Fish Can Cloak, Become Invisible to Predators

Fish Can Cloak, Become Invisible to Predators

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Silver-colored fish, such as herring, sardines and sprat, are bending the laws of physics, according to a new study published in Nature Photonics. The ability allows the fish to become invisible to predators. As researchers Tom Jordan and Julian Partridge from Bristol University explain, reflective surfaces polarize light, a phenomenon that fishermen or photographers overcome by using polarizing sunglasses or polarizing filters to cut our reflective glare. The scientists found, however, that silvery fish have overcome this basic rule of reflection.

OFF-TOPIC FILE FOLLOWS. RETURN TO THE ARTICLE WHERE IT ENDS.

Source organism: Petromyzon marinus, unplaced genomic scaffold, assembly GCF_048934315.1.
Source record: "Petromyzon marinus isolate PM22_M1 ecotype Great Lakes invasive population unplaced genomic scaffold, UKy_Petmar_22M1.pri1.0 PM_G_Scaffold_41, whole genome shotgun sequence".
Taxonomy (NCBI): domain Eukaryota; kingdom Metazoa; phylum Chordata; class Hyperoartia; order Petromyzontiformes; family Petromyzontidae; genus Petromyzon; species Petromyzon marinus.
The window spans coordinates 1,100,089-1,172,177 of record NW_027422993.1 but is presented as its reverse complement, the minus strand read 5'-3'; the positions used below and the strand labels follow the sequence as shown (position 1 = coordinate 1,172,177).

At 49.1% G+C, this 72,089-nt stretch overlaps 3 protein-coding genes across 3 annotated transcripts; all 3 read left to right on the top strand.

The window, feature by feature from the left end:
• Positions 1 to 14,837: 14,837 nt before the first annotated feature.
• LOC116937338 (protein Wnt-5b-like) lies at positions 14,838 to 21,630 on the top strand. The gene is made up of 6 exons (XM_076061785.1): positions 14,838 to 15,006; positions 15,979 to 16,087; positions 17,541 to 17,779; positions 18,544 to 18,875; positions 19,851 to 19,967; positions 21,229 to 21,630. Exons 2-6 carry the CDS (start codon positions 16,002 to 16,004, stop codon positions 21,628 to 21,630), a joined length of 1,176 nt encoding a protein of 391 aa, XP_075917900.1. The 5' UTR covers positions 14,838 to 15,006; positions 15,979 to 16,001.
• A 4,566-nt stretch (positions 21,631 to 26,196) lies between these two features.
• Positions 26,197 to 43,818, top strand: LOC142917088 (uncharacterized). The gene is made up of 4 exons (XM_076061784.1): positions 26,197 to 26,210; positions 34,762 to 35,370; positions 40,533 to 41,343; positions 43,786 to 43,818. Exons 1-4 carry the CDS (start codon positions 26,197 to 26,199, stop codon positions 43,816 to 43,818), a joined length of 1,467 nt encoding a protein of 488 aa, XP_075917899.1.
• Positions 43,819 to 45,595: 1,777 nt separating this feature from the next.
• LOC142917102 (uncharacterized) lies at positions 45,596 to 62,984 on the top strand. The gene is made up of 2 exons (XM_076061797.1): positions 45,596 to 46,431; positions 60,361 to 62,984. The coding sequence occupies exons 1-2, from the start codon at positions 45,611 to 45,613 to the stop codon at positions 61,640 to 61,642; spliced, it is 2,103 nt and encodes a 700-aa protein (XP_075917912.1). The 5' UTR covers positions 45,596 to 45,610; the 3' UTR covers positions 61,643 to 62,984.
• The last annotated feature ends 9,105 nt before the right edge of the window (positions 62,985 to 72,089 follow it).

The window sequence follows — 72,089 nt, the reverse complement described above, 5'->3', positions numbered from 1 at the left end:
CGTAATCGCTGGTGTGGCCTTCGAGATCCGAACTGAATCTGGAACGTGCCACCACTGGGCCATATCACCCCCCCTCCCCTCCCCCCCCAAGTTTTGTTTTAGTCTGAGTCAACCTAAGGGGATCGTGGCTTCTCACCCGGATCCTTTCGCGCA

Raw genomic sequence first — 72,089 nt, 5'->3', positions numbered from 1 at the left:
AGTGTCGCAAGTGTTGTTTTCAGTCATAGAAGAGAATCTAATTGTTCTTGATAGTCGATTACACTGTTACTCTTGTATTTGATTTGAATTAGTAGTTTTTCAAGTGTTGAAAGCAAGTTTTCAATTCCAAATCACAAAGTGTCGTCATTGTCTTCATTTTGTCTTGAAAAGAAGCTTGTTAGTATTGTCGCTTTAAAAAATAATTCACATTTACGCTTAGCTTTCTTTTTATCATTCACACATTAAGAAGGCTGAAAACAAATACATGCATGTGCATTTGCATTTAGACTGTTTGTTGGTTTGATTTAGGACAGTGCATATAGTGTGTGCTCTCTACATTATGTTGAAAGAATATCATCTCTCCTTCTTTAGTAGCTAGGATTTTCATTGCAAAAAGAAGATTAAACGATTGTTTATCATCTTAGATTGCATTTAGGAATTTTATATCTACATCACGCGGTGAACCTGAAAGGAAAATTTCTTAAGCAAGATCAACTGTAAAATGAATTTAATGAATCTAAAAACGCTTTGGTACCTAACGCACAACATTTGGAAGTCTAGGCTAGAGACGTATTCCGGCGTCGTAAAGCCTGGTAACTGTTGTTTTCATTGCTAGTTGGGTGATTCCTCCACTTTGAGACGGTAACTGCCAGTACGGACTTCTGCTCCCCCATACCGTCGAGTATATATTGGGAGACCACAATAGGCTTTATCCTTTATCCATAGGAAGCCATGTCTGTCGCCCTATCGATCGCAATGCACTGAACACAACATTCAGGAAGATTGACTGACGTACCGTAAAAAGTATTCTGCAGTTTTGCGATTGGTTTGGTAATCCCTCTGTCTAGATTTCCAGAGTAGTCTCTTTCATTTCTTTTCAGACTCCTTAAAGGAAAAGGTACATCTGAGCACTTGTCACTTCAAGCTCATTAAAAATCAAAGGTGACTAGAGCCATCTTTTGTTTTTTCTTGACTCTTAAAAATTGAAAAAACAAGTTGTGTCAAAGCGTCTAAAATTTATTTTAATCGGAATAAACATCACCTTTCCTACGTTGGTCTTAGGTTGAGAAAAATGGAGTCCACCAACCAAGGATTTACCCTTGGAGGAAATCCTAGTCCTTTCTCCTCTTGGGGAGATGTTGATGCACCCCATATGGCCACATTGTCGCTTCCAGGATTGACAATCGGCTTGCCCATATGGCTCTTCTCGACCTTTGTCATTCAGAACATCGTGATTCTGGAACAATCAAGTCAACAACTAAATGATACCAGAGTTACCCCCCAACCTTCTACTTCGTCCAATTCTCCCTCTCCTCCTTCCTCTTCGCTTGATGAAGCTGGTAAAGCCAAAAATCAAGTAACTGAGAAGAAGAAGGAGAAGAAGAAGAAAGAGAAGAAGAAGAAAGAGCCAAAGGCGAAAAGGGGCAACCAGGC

The fish’s skin contains multilayer arrangements of reflective guanine crystals. It was previously thought that fish skin would fully polarize light when reflected. As the light becomes polarized, there should then be a drop in reflectivity. But that’s not what always happens, as it turns out.

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